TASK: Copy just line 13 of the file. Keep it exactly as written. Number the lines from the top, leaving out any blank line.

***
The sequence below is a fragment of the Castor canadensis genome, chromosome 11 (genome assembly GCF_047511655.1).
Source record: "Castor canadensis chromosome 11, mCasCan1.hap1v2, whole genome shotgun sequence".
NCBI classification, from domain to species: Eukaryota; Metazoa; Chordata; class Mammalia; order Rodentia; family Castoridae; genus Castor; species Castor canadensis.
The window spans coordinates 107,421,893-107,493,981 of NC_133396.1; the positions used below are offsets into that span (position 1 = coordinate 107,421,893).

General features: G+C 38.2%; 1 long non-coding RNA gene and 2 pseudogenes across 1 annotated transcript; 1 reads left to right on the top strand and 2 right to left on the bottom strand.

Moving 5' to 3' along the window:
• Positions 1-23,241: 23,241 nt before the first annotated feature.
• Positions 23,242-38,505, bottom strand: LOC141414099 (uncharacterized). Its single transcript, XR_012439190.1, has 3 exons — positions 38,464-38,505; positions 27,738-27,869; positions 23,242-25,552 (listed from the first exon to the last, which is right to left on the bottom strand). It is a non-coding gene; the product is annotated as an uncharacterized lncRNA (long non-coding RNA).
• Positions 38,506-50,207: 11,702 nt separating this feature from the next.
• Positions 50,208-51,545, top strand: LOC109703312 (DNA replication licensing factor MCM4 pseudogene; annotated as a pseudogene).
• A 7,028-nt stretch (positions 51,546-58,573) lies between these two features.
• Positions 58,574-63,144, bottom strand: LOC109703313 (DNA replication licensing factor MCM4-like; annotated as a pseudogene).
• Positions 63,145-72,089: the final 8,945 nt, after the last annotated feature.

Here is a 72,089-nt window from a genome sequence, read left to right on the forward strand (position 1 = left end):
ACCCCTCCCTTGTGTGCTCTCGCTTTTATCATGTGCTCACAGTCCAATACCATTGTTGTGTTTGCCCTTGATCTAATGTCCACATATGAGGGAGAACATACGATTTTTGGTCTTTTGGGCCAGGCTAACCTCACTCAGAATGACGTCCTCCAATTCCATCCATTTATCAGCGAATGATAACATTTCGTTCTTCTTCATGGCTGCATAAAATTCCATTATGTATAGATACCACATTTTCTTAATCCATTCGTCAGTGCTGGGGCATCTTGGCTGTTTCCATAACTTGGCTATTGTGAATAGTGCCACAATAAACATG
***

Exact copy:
• Positions 63,145-72,089: the final 8,945 nt, after the last annotated feature.